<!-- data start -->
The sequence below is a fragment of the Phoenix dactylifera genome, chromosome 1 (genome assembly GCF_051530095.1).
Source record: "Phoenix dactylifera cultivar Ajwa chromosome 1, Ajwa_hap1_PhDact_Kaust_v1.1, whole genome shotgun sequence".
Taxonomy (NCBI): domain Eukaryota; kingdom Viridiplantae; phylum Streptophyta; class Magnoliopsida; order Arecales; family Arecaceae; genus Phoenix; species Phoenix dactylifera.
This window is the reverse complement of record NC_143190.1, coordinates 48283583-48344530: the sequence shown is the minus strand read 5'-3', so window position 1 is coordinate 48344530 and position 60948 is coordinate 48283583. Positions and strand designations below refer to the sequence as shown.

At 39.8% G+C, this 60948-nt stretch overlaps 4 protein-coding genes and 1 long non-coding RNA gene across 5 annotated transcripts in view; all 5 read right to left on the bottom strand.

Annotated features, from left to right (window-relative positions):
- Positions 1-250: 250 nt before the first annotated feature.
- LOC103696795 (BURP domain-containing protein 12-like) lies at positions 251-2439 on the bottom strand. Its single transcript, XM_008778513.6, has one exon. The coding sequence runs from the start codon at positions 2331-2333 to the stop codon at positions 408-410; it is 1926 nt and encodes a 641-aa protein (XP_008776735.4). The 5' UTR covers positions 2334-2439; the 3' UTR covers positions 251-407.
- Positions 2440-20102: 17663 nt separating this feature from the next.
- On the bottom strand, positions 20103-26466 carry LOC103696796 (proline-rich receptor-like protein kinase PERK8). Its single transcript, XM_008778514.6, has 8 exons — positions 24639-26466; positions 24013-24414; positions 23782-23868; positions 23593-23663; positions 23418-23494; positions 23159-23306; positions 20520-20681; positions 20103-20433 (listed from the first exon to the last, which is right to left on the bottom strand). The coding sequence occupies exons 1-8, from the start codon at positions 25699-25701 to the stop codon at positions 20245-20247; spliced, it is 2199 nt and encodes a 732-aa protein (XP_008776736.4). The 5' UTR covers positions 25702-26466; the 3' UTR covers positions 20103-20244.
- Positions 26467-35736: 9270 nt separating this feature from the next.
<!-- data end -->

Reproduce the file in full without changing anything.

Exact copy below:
The sequence below is a fragment of the Phoenix dactylifera genome, chromosome 1 (genome assembly GCF_051530095.1).
Source record: "Phoenix dactylifera cultivar Ajwa chromosome 1, Ajwa_hap1_PhDact_Kaust_v1.1, whole genome shotgun sequence".
Taxonomy (NCBI): domain Eukaryota; kingdom Viridiplantae; phylum Streptophyta; class Magnoliopsida; order Arecales; family Arecaceae; genus Phoenix; species Phoenix dactylifera.
This window is the reverse complement of record NC_143190.1, coordinates 48283583-48344530: the sequence shown is the minus strand read 5'-3', so window position 1 is coordinate 48344530 and position 60948 is coordinate 48283583. Positions and strand designations below refer to the sequence as shown.

At 39.8% G+C, this 60948-nt stretch overlaps 4 protein-coding genes and 1 long non-coding RNA gene across 5 annotated transcripts in view; all 5 read right to left on the bottom strand.

Annotated features, from left to right (window-relative positions):
- Positions 1-250: 250 nt before the first annotated feature.
- LOC103696795 (BURP domain-containing protein 12-like) lies at positions 251-2439 on the bottom strand. Its single transcript, XM_008778513.6, has one exon. The coding sequence runs from the start codon at positions 2331-2333 to the stop codon at positions 408-410; it is 1926 nt and encodes a 641-aa protein (XP_008776735.4). The 5' UTR covers positions 2334-2439; the 3' UTR covers positions 251-407.
- Positions 2440-20102: 17663 nt separating this feature from the next.
- On the bottom strand, positions 20103-26466 carry LOC103696796 (proline-rich receptor-like protein kinase PERK8). Its single transcript, XM_008778514.6, has 8 exons — positions 24639-26466; positions 24013-24414; positions 23782-23868; positions 23593-23663; positions 23418-23494; positions 23159-23306; positions 20520-20681; positions 20103-20433 (listed from the first exon to the last, which is right to left on the bottom strand). The coding sequence occupies exons 1-8, from the start codon at positions 25699-25701 to the stop codon at positions 20245-20247; spliced, it is 2199 nt and encodes a 732-aa protein (XP_008776736.4). The 5' UTR covers positions 25702-26466; the 3' UTR covers positions 20103-20244.
- Positions 26467-35736: 9270 nt separating this feature from the next.